Lockheed Martin's Multi-mission Maritime Aircraft Offers Latest Mission System Technologies for the U.S. Navy
Washington, D.C., April 5th, 2004 -- Lockheed Martin [NYSE: LMT] today unveiled its offering for the Navy's Multi-mission Maritime Aircraft (MMA) program at the Navy League of the United States trade show. Designated Orion21, the company's design brings together the latest network centric mission system technologies while offering the Navy a low risk, proven military capability.
The U.S. Navy has designated MMA as its long-term maritime patrol and reconnaissance system solution for the 21st century. MMA missions include antisubmarine warfare (ASW), antisurface warfare (ASuW), and maritime intelligence, surveillance, and reconnaissance (ISR).
Lockheed Martin's offering reflects six decades of Maritime Patrol and Reconnaissance experience that comes from having hundreds of P-3 Orion aircraft in operation with 14 countries. Orion21 is backed by a Logistics Partnership that leverages strengths from both the Navy and industry.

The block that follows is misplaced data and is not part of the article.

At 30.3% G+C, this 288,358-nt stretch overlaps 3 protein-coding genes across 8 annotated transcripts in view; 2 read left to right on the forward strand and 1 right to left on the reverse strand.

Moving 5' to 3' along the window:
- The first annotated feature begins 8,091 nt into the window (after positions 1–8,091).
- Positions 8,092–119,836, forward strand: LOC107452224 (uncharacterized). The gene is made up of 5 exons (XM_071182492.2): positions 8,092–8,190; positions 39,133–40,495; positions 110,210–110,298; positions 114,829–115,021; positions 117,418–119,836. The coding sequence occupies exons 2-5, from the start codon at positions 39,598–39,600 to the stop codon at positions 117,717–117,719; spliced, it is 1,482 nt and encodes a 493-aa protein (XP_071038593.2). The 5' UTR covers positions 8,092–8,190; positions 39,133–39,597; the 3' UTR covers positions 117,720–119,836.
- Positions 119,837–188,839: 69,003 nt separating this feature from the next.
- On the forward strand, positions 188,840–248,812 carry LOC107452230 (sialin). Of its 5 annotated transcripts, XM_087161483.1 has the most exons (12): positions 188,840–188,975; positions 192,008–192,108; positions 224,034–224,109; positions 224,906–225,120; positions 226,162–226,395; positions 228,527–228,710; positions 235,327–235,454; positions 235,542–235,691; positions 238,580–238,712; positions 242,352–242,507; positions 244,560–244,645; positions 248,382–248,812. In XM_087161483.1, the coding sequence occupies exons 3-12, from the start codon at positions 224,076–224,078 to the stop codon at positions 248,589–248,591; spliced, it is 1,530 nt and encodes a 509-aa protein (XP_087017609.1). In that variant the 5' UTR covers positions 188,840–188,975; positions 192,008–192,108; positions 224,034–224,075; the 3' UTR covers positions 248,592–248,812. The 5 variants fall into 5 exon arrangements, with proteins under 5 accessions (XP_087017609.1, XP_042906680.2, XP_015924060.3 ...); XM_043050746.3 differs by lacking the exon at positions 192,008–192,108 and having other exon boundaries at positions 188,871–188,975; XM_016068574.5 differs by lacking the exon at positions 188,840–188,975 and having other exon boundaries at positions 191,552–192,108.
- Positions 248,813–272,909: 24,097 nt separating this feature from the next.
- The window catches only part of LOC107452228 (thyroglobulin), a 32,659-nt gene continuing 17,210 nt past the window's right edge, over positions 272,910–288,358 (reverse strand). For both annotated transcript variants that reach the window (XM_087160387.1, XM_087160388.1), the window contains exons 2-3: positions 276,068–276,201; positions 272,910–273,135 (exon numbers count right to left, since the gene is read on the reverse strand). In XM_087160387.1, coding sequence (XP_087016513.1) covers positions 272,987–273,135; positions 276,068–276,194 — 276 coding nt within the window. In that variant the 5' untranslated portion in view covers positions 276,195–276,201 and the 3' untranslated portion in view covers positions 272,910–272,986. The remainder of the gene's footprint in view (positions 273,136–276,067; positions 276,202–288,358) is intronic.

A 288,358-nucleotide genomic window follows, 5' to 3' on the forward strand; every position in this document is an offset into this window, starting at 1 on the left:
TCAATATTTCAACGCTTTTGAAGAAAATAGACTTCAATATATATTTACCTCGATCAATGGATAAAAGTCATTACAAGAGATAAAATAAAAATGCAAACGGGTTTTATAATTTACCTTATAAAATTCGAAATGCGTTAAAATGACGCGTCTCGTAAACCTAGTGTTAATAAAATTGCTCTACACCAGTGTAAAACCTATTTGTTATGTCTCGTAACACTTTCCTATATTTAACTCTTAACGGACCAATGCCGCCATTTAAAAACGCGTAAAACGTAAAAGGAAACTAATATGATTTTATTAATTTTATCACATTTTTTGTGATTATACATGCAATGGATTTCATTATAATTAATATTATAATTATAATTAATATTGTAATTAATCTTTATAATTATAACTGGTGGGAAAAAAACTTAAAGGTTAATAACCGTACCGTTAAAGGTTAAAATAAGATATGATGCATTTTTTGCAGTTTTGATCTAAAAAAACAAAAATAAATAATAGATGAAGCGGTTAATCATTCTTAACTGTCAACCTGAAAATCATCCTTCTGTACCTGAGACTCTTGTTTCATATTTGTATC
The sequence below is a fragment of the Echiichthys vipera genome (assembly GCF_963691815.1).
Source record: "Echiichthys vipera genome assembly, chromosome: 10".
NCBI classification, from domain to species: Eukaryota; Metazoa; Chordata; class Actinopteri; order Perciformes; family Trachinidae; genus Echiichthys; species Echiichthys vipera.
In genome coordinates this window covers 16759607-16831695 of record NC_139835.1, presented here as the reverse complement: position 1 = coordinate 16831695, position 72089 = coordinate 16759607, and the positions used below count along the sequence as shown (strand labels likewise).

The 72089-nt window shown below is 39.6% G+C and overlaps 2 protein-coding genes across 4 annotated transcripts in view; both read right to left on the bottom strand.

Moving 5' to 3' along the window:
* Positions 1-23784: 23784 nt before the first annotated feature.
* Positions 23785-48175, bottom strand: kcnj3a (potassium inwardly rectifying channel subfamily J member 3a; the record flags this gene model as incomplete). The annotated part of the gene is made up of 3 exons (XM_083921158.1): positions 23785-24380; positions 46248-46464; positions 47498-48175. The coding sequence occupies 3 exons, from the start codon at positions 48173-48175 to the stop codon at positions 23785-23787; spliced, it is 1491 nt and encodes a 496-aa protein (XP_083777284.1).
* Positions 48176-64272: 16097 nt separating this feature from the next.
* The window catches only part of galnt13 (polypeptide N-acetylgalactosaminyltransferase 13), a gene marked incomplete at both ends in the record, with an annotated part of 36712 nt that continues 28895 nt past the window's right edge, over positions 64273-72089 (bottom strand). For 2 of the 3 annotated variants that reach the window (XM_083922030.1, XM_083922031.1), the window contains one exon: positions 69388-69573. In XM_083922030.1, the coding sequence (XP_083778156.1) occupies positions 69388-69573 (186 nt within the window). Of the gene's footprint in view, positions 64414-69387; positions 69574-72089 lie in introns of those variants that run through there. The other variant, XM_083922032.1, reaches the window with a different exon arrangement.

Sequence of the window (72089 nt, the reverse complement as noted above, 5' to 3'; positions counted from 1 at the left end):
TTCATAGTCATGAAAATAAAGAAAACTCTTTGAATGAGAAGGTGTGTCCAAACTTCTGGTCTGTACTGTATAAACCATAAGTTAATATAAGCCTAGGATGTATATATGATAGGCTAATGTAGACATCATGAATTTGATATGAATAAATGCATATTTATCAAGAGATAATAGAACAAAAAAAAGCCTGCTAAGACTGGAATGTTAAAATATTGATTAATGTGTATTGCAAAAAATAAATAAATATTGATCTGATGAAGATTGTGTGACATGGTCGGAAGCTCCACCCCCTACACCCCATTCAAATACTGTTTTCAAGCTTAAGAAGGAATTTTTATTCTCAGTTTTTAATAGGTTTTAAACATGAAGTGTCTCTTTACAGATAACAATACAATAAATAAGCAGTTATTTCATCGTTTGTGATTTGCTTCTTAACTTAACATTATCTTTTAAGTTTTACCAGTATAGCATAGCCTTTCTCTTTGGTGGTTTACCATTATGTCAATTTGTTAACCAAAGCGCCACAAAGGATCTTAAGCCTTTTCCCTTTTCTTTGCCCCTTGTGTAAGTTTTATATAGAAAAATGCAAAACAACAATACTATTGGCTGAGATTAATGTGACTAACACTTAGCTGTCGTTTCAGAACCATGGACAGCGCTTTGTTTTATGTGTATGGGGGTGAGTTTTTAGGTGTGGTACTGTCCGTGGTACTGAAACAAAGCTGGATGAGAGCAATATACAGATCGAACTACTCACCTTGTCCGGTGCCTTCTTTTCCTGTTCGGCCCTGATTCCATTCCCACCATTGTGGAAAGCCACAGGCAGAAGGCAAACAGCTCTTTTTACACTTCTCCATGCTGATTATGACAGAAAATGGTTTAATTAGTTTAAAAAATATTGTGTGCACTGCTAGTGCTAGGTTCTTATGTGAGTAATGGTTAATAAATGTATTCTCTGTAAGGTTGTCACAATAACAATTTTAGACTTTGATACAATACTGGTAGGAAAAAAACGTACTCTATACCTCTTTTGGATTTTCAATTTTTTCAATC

"We are dedicated to providing a platform that will be fully weaponized, missionized and supported at initial operational capability," said Jack Crisler, director of MMA Business Development for Lockheed Martin. "We have taken the world's most proficient and proven sub-hunter and transformed it into a weapon system with unmatched capability, performance and availability."
Lockheed Martin's MMA provides a true multi-mission capability to meet both current and future weapon and sensor requirements, Crisler said, adding that Orion21 provides unprecedented performance in all primary mission areas, with significant growth capability at reduced operational and support costs.